1.  The Mind in the Cave by David Lewis-Williams

A persuasive account of the origins and purpose of the great cave-paintings of western Europe. Drawing evidence from neurology, anthropology and archaeology, Lewis-Williams proposes that the ancient shamans entered caves in order to interact with the spirit world. The walls of the caves were perceived as a kind of membrane between that world and their own, and the cave paintings were a means of `fixing’ images of the spirits. This is a compelling, beautifully written book, which reads like a thriller.

2.  The Prehistory of the Mind: A Search for Origins of Art, Religion and Science by Steven Mithen

The best book about the evolution of the human mind I’ve ever read. Its central theory is that human beings’ great leap forward came when the mental barries between different kinds of intelligence – for example concerning the natural world, social interaction and the making of artefacts – broke down, allowing the brain to form hitherto unheard-of associations. This led to the development of religion, art, and, among other things, humour. Elegantly argued, it has stayed with me ever since I first read it.

3.  Religion Explained by Pascal Boyer

A fascinating, plausible theory for the origins of religion. The central argument is that the creation of religious concepts involved the use of mental systems which had already developed as a result of evolution. In other words, we’re not moral because we’re religious, but rather, we’re religious because we’re moral – morality having evolved for good Darwinian reasons. A stimulating read with many well-documented examples from a host of different cultures, particularly African ones.

4.  Nunamiut Eskimos by Nicholas Gubser

A readable, highly detailed account of the beliefs and way of life a traditional people. Particularly good on the classic means by which traditional hunters square the circle of having to kill their “brothers” (in this case, caribou) – by honouring the spirit of the prey and promising the guiding spirit to treat the carcass with respect. While at the same time eating it.

5.  The Golden Bough by James George Frazer

It may have been written over eighty years ago, but it’s still a riveting theory of the origins of myth, magic and religion. Cogently argued in lucid, dispassionate prose, it’s supported by a host of examples from all over the world. From the Ainu cult of the bear to Egyptian corn spirits; from the sacrificial god-kings of Ethiopia to the European worship of trees, it’s all here, in over seven hundred pages of dense but fascinating prose. And that’s just the abridged version.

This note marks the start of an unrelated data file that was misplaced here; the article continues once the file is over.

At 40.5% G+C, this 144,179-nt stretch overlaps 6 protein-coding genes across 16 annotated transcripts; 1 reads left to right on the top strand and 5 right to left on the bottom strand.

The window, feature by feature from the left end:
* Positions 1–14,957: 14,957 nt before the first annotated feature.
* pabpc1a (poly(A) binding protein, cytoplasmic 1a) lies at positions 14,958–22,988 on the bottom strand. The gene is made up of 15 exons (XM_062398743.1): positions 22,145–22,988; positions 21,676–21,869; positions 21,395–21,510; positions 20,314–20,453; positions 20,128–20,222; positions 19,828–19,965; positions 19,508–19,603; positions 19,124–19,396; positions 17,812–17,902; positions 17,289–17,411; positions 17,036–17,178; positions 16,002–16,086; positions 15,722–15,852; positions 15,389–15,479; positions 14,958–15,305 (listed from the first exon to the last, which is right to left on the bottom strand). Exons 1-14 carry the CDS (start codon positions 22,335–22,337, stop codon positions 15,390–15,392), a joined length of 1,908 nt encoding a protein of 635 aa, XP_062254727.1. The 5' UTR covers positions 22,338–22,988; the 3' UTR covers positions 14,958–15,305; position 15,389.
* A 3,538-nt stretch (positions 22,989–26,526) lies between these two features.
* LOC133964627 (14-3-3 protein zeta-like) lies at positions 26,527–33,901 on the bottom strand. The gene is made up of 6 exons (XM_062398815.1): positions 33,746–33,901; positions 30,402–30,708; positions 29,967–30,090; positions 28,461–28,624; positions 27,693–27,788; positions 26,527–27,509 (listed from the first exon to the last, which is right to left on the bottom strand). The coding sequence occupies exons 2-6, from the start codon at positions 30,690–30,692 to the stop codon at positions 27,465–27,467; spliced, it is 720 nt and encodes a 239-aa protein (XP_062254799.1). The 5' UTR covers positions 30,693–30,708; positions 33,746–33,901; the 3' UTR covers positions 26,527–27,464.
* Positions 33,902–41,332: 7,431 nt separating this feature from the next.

6.  Before Civilization by Colin Renfrew

A marvellous reappraisal of European prehistory in light of changes in radiocarbon dating, this is clear, thought-provoking, and also casts a fascinating light on how scientific theories develop, are defended, and overthrown.

7.  Sinews of Survival by Betty Kobayashi Issenman

A hugely detailed examination of Inuit traditional skin clothing from prehistory to the present. No other book I know conveys so well the in-depth knowledge which traditional hunter-gatherers have about their environment, and the extent to which they learn from the animals they hunt.

8.  After the Ice by Steven Mithen

A global human history from 20,000-5,000 BC, this is evocative, erudite storytelling at its best, drawing on genetics, archaeology, anthropology and the writer’s imagination to take the reader back in time. It’s rare for an archaeologist to write like a novelist, but when he can, as Mithen can, it gives the lay reader a marvellous opportunity to go back in time, far surpassing the `dramatic reconstructions’ which marr so many television documentaries.

9. Gods and Myths of Northern Europe by H R Ellis Davidson
My favourite account of Norse mythology. This pulls together history, folklore, literature and anthropology in its discussion of each deity of the Norse pantheon: where they came from, how they developed, and where they ended up once Christianity had taken hold. The section on Odin as a shaman is particularly fascinating.
10. Return to Chauvet Cave by Jean Clottes
A big, beautifully illustrated book which does ample justice to the Chauvet cave, and includes a detailed account of the artistic techniques used in the making of these 35,000 year-old paintings and engravings, their themes, and possible significance. The photography is outstanding.